By Angie Thompson

TIFTON -- A deputy State Attorney General wrote in a November memorandum to the GBI director that he doesn't believe criminal prosecution of former Agrirama Director Kim Littleton is warranted.

State Attorney General Thurbert Baker's office has forwarded the results of a GBI investigation into "political campaign activity" at the Georgia Agrirama to the State Ethics Commission.

Gov. Sonny Perdue accepted Littleton's resignation Jan. 15. Perdue required all directors of state agencies to draft a resignation letter when he took office in January 2003.

Dep. Attorney General Michael E. Hobbs wrote in a Nov. 21 letter to GBI Director Vernon Keenan that he had reviewed the information gathered by an agent with the GBI's Region 15 office in Sylvester. Several employees were requested to address campaign postcards supporting the candidacy of former State Rep. Newt Hudson while on duty at the Agrirama. The matter was initially referred to Gov. Perdue's new State Inspector General, Brig. Gen. James E. Sehorn. After a preliminary investigation, Sehorn sent the matter to the GBI.

On Oct. 22, 2002, four employees of the Agrirama were requested to address the postcards, according to Hobbs. Littleton was attending a swearing-in ceremony in Atlanta that day. Apparently, Littleton had agreed to address the campaign postcards and they were delivered to her office a few weeks prior to the incident under investigation.

Hobbs wrote that former Agrirama Comptroller Donna Perrin, also assistant director of the facility, told investigators that she talked with a Hudson supporter who was asking about the postcards. Perrin said she called Littleton in Atlanta and was told to "do what you can do," wrote Hobbs. Perrin in turn asked three employees to assist her in the task of addressing the cards. The four employees worked on the cards for approximately 30 minutes late that day. Perrin then took the addressed cards to the campaign representative's home. The investigation revealed that no Agrirama postage was used to mail the cards.

In January of 2003, three employees backdated their time sheets to reduce their compensatory time by the 30 minutes they spend addressing Hudson's campaign cards. Hobbs noted in his review of the GBI file that Littleton denied she gave instructions to Perrin to have any of the employees address the postcards and that she told the local Agrirama board in February 2003 that the incident had occurred.

"According to a statement prepared by Ms. Littleton, she knew that the employees had addressed the postcards, but that the employees were on annual leave at the time.

"She accepted responsibility for her employees' actions and stated that she had taken steps to familiarize all Agrirama staff with an executive order of the Governor which presumably prohibits such actions," Hobbs wrote.

Hobbs believes the incident "does not represent a systemic or habitual activity at the Agrirama. Nor does it appear that the event resulted from a calculated effort on the part of Ms. Littleton to wrongfully appropriate the services of state employees to further a political campaign."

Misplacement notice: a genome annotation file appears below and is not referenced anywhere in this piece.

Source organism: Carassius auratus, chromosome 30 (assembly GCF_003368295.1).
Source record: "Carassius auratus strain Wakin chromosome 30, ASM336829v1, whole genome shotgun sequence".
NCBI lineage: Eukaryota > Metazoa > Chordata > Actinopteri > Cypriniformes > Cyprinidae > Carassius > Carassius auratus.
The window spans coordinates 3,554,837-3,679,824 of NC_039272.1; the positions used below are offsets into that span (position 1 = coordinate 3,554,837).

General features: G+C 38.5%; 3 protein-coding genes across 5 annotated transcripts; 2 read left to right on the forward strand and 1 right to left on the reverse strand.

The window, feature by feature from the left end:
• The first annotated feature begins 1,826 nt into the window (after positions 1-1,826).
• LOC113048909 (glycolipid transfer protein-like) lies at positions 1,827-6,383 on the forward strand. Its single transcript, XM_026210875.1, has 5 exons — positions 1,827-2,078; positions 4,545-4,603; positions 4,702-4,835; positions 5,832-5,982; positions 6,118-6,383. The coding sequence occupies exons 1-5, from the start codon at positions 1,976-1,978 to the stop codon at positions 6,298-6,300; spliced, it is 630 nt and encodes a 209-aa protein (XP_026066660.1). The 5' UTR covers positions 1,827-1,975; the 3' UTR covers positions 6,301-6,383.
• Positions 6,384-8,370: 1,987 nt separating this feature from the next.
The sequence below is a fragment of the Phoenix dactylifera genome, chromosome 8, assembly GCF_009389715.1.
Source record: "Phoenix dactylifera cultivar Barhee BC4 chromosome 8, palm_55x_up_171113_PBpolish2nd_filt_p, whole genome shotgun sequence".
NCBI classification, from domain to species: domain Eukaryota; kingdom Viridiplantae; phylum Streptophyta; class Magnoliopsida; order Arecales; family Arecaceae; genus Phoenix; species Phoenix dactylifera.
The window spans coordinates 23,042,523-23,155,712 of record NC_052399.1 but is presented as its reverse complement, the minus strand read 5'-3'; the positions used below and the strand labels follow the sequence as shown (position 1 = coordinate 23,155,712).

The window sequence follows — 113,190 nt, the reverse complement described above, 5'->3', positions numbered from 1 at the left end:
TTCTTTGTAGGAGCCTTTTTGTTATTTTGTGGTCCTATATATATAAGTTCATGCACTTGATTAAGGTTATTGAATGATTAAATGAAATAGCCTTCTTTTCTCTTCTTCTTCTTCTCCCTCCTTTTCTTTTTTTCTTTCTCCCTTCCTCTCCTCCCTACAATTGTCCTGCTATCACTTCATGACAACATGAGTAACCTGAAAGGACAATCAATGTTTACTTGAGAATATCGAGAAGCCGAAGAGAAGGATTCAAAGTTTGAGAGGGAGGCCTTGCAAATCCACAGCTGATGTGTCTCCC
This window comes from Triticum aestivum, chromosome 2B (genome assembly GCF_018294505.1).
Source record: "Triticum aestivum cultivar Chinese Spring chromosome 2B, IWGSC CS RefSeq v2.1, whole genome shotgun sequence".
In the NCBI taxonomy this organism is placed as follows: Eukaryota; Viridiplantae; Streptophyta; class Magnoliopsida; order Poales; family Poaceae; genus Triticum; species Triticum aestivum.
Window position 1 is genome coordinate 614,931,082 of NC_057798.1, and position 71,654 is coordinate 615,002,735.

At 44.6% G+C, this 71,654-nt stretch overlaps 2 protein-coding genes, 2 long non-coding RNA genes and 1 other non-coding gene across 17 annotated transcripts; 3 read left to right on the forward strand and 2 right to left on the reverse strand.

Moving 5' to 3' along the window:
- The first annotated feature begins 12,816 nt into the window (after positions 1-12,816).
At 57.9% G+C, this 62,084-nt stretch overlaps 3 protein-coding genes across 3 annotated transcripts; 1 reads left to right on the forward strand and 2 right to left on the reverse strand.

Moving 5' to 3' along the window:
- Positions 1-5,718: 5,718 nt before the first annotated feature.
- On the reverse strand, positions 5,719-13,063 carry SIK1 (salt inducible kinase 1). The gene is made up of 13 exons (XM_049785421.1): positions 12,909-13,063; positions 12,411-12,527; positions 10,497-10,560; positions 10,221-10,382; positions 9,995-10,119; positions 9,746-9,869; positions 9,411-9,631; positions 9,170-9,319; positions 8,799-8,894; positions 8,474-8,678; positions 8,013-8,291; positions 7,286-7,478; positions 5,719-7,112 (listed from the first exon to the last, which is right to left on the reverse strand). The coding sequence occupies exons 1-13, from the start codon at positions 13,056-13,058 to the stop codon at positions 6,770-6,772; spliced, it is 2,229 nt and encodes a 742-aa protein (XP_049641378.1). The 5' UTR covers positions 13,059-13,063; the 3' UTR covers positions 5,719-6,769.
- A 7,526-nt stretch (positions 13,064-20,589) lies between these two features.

Hobbs wrote that he suspected Littleton felt some degree of pressure to get the task done and, while her instructions to Perrin might be interpreted as a request for Perrin to seek the assistance of additional Agrirama employees, "it is also possible, given the lateness in the day, that Ms. Littleton envisioned Ms. Perrin handling the matter, perhaps after her normal working hours."

Hobbs also wrote that he didn't believe criminal prosecution was warranted because the incident happened once and Littleton's suggestions that employees reduce their time that day was an effort to "square up" with the Agrirama.

It is against Georgia law for state employees to work on political campaigns during working hours on state property. Hobbs wrote that O.C.G.A 21-5-30.2 (b) provides that: "No agency and no person acting on behalf of any agency shall make, directly or indirectly, any contribution to any campaign committee, political action committee, or political organization or to any candidate ..." in O.C.G.A 21-5-30.2 (a)(2) defines contribution to include "anything of value conveyed or transferred by or on behalf of an agency, without receipt of payment therefore, to any campaign committee ... or to any candidate for campaign purposes."

"This statue falls within the jurisdiction of the State Ethics Commission for enforcement," Hobbs wrote.

It is unknown if the State Ethics Commission will pursue charges.

Neither C. Theodore Lee of the State Ethics Commission nor Sehorn returned telephone calls Monday. Roger Dill, chairman of the Agrirama board of directors, was out of town Monday and unavailable for comment.

To contact reporter Angie Thompson, call 382-4321, ext. 208.

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